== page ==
see no reason why the most zealous Churchman These arrangements put the entire control of should object to Sir James Graham's bill, modithis partial system of national education in the fied to meet the amendments suggested in Lord hands of the Civil Government. A majority of John Russell's resolutions; or why, on the other the Local Trustees are appointed by the Justi- hand, the stanchest friend of civil and religious ces of the Peace, who are appointed and re- liberty should hesitate to support it. Nay, with movable at pleasure by Government. The In- regard to the objection urged against the conspectors are appointed by Government. The stiiution of the Local Boards contemplated by Educational Committee of the Privy Council the original bill, it does appear, that with Minishave the power of checking every contravention ters so completely in the power of the House of of the regulations made to insure liberty of con. Commons as the Ministers of this country are science. Sir Robert Peel's Government are en--with constituencies in which the Dissenters deavoring 10 put into the hands of the Ministers are probably niore powerful than they would be of Education created by Lord Melbourne's under a more extended franchise with the Government the means of educating the people. growing feeling in favor of secular education, The system of schools contemplated by the and an unfettered press—the control vested in present Government bill must be worked in the the Committee of the Privy Council for Educasense of the Ministers of the day; and the lion would be found sufficient to counteract any Ministers of the day must conform to the sense danger from that source. of the House of Commons and its constituents. This, in the present advanced stage of public opinion, is no bad guarantee that ihe adminis- " Tue Club."— The members of this longtration of the schools will not be tainted with a established literary club, founded by Dr Johnson, proselytizing or an intolerant spirit.

and of which Sir Joshua Reynolils, and most of But this approbation of the broad outline of the celebrites of their day, have belonged, dined the measure is quite consistent with a desire together on Tuesday evening, at the Thatched that every thing in its details to which well

. M. P., president, and among the members present

House Tavern. The Riglie Hon. B. Macaulay, founded 'ohjections can be urged should be were the Marquess of Lansdowne, Viscount Mor. amended. All the objections of any plausibility peth. Earl of Carnarvon. Hon Mountsturt Elplin. or weight that have been urged against the bill | stone, Rev. Sydney S.nith, Rev. H. H. Milman, are in reality objections to details. They all re-1 &c.- Court Journal.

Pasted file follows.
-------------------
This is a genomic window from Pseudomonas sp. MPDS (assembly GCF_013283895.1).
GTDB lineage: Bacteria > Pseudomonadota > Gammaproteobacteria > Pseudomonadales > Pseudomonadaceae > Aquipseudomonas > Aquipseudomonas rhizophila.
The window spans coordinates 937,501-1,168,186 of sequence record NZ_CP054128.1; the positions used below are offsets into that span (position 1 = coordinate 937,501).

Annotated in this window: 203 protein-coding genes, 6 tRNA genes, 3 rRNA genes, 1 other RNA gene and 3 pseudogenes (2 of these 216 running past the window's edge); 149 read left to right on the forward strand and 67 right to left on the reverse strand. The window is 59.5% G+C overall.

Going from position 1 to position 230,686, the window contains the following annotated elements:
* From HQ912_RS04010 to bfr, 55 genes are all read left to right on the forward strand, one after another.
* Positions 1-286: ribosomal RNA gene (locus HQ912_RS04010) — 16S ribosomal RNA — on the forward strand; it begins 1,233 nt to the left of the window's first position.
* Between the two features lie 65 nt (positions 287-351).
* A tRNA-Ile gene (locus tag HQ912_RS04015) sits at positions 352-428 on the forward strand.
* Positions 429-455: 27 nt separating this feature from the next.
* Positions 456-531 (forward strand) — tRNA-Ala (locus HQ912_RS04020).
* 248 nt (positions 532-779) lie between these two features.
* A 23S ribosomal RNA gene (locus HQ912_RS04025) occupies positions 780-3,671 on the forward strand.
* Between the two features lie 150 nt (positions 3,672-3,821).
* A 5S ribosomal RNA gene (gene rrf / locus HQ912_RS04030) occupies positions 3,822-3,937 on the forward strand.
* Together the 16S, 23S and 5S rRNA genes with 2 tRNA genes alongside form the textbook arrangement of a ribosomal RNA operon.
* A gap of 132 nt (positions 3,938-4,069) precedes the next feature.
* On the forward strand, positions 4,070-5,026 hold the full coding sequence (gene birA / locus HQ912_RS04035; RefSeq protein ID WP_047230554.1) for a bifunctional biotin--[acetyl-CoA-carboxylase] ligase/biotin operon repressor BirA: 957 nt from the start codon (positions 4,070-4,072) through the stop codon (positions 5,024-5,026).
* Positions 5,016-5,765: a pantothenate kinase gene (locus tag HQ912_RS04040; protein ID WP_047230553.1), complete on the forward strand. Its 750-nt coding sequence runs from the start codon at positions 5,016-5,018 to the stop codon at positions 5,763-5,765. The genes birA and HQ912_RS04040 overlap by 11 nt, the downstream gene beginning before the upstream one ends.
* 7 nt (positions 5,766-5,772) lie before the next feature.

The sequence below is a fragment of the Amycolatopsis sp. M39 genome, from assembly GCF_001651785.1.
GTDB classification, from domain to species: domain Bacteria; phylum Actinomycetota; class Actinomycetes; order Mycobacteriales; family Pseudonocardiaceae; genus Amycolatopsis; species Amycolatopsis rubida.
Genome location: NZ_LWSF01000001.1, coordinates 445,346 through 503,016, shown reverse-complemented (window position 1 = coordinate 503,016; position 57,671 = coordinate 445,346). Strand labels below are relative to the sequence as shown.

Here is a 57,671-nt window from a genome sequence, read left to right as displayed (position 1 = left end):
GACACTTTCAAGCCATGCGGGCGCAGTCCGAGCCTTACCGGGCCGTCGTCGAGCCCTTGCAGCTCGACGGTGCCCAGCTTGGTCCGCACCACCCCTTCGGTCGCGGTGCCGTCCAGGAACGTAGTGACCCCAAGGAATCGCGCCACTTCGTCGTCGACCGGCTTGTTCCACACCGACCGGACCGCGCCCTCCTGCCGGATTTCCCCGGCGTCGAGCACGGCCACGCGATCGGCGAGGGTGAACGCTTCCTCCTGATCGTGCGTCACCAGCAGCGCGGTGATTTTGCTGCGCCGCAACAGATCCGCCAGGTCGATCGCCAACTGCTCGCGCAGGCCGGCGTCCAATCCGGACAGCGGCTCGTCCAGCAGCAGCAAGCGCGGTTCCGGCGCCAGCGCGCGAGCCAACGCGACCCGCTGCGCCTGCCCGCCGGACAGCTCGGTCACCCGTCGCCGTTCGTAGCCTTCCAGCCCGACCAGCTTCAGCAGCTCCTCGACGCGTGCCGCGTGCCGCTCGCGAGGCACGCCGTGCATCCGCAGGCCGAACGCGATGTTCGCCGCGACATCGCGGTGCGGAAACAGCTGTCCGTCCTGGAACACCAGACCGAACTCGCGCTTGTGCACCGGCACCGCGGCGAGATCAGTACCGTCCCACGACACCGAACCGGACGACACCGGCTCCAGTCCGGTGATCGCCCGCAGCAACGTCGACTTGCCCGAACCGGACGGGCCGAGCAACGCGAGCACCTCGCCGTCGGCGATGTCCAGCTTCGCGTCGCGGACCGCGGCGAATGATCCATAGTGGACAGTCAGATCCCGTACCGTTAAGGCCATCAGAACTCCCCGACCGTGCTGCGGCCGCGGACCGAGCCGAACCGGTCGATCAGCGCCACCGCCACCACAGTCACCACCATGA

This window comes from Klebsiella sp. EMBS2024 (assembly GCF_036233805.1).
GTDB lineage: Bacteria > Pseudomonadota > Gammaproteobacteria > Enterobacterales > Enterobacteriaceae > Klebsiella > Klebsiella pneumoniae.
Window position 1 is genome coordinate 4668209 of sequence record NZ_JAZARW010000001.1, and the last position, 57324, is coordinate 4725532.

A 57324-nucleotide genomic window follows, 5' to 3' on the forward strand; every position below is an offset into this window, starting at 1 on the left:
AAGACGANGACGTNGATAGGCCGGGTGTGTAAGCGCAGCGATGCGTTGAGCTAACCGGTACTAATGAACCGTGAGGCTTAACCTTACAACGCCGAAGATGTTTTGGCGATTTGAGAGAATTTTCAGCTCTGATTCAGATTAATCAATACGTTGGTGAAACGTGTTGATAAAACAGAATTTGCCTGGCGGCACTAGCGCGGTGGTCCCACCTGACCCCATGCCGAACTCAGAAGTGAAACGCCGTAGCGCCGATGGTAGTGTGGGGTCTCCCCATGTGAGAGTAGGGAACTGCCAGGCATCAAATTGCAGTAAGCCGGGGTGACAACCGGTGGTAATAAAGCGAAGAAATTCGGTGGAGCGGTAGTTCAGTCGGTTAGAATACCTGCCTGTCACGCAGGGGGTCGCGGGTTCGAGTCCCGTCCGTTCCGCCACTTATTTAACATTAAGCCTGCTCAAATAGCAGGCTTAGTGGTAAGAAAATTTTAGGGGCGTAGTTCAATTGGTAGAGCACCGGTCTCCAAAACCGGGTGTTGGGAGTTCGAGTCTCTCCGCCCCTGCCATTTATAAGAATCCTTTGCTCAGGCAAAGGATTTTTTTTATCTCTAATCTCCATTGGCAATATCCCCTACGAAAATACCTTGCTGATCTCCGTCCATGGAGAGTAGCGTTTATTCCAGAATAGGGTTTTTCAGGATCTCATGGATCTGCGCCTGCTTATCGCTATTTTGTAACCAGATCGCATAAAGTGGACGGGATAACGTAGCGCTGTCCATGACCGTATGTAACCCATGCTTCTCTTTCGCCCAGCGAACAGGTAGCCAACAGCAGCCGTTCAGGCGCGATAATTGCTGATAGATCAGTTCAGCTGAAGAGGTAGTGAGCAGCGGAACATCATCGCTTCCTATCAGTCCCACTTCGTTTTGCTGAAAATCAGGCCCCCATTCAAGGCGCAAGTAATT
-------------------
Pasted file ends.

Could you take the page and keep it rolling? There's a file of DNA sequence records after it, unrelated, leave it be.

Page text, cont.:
A TALE.

THE MONOMANIAC.

people had been asleep, dreaming of what their waking hours realized-happiness.

They were not, like myself, gamesters; or From Chambers's Ediuburgh Journal.

if they were, they must all have come off Towards the close of 1829 the gaming winners. Minutely noting the expression houses of the Palais Royal, in Paris, were of each face as it was turned towards me, I nightly filled with an unusual number of could read, with some accuracy, what pass. players, from a report getting abroad that ed within.' Thus I enjoyed a sort of metaihese sinks of iniquity were to be abolish- physical panorama. Each one who caught ed in the succeeding year. One evening in sight of me no longer smiled, but frowned summer there was a full attendance at a upon me as an intruder upon their joyousrouge-et-noir table in one of the largest of ness. Had I been an adder lying across the houses. All went on quietly for some the path of a pleasure-party, they could not time. At last the silence was broken by a have regarded me with greater aversion. young man who exclaimed, “Confusion! The men depressed their brows; for my Red again, and I have been doubling on appearance troubled them; and no wonder. black for the last five games. Four hun. I was unshorn and baggard, and my whole dred louis ? 'Tis well, this is the finale ! aspect must have plainly indicated a night So now—as I am ruined-send me some in a gambling-house. My countenance brandy!"

doubtless betrayed the remorse then rank“Fortune has frowned to-night, Folarte,” ling in my heart. This was 'produced by said a person who was watching the game; recollections of the ruin 1 was bringing up“have you lost much ?”